Sky's the Limit
Rating – K+
Disclaimer – I don't own Stargate Atlantis. All creatures involved in this fic are mine. Mine! My own, My precious... Forget that last part. There will be John-whump, eventually.
Synopsis – Sheppard and team find a rather unusual way of getting out of another jam, and Sheppard's about to take the kick-butt ride of his life.
A/N: Warning: Dialect spoken by certain characters native to the planet of Calatra may be hard to understand. So here's a little guide.
De or da is 'the' and is interchanged often and without warning.
Dat is 'that'
Ta is 'to' and is often interchanged with 'to'.
Dis is 'this'
Den is 'then'
I probably forgot a few words but I think you get the idea – people on this world talk funny. The final warning is that this story is looooong.
Calatra; the Bermuda/Jamaica/Cancun planet of the Pegasus galaxy. Warm weather, clear azure skies, and great rolling hills buried beneath thick canopies of emerald dark trees. Even the air was paradise to breathe smelling of hibiscus and a little coconut, despite the planet having neither. It was a world of islands and beaches making every continent Hawaii.
John had had to circle three times over the beaches and breakers that got him salivating when they'd first arrived.
Now he had to say good-bye. He never thought a planet had the potential to break his heart.
"I can't believe..." Rodney muttered under his breath. "Of all the stupid, asinine... You know I think I would have actually bought it if they went the religious route. It's a damn tourist attraction. Tourist attraction!"
John wasn't listening. He was still pining over the breakers. He kept his hands folded on the butt of his P-90, and the majority of all expressions hidden behind his sunglasses as he watched Teyla try to reason with Tol Malak the local chief/dignitary/king or whatever of this particular island. All rulers were called Tols, their second in commands Tels, and their advisors Aks. John didn't really give a crap what they were called, he just found the use of monosyllabic titles amusing; something more appropriate for half naked and spear wielding cannibals. Tol Malak and his 'court' John would have filed under as being 'pirates'. They were all dressed in loose shirts and leathers from jackets to pants, with holsters hanging from their hips and weapons of the kind Han Solo usually favored. Hell, one guy even had an eye patch.
These people even had ships, just not of the space faring kind. The transports were like lesser jumpers used to ferry folk from island to island.
That wasn't all these people had. The gate was located on the peak of a tiny, uninhabited island – uninhabited except for a small outpost constantly monitoring the gate for incoming worm holes and the skies for potential hive ship arrivals. The outpost was securely nestled within the mountain where the gate sat. John would have missed it flying in if the ones manning the post hadn't demanded identification.
Some of the little transports were quite capable of kicking ass. John could have easily cloaked, but didn't want to be rude.
The second thing this world boasted of was a perfectly intact Ancient outpost. Not exactly drool worthy in terms of technology, but the still-functioning data base was what gave it its real charm. Altantis' data base spoke of the outpost, Teyla talked of the friendly people and wonderful weather as she had a friend who lived on this world, and Tol Malak had mentioned the functioning data base with a smug smirk and twinkle in his eye.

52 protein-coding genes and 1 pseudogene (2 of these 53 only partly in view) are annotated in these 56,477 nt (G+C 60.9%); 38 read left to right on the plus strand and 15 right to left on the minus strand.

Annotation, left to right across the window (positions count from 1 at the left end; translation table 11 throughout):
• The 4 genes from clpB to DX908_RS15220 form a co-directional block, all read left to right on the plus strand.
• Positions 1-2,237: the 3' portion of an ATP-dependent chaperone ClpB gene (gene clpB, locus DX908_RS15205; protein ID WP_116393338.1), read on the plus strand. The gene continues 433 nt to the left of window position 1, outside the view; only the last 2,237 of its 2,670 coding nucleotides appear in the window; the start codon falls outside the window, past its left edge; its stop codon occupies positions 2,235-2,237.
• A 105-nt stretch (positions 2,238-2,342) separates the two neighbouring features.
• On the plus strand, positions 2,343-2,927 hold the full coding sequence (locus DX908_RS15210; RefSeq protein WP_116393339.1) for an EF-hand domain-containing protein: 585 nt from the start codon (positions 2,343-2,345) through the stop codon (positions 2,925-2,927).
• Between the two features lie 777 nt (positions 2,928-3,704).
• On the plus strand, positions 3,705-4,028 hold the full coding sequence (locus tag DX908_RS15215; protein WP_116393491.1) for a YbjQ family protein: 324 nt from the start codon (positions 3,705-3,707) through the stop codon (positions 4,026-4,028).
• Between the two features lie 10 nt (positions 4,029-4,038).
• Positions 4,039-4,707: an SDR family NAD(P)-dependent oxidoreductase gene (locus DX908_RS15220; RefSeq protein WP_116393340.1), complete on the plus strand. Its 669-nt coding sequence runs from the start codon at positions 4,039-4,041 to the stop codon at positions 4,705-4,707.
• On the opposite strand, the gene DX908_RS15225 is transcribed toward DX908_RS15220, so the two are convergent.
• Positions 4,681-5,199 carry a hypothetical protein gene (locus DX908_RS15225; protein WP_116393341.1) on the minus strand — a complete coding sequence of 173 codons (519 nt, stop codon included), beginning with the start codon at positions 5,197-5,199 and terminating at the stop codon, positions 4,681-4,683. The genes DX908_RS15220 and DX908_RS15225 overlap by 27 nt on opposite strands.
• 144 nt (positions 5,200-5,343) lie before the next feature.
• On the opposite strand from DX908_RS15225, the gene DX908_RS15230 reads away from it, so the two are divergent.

Then added, politely, still with the smug smile and twinkle, that only those deemed trustworthy allies of Calatra could see the ruins and flip through the database.
"Trusted allies?" Rodney had mumbled. "Or whoever has deep enough pockets."
Tol Malak had offered to trade for a peek at the database. Of course it just had to be weapons he wanted, even a puddle jumper. The data base wasn't worth breaking policy for. Neither were the breakers. Although John was more inclined to get misty eyed over lost surfing time.
Even without the policy of 'don't arm the aliens' John would still have said no. Tol Malak had that whole Jack Sparrow look going for him, just without the ratty hair. Actually, his hair was neatly combed, his beard and mustache neatly trimmed, and his hair was a more reddish-blond than dark. The look of being up to something, and the smug smirk, he had down pat.
"Sorry, Teyla," Malak said with a shrug of his red leather clad shoulders. "Not really my policy."
"No, but I bet the trading part is," Rodney mumbled again. John quietly agreed with him. They were standing out on a veranda of salmon pink stone and intricately carved pillars half-choked by climbing vines and tiny yellow flowers. There was some kind of a bird on a stand with iridescent feathers that shimmered prismatic if the bird so much as twitched. The rest of the massive house was overwhelmingly opulent that John could barely describe it. The midday meal had been taken in a room cloudy with incense and hard to breathe in. Instead of chairs, they sat on pillows, and each got a standing tray made out of a metal that if not silver was just as pricey.
John had shared in Rodney's feelings of claustrophobia.
More was said between Teyla and Malak, but John had stopped listening. More accurately he'd stopped caring. Malak was going to keep bartering for the big stuff no matter how much Teyla haggled. The Pegasus Galaxy pirate had gained too much to the point that he wanted only what was next to impossible to obtain.
In other words, he wanted what he couldn't have.
After two more minutes of trying again, Teyla tossed up her hands and walked back to her companions leaning against the balustrade.
"Let us leave," she said in as close to a huff as Teyla could get. John had let her handle the negotiations since he wasn't an idiot. Teyla was a genius in her own right when it came to trade agreements.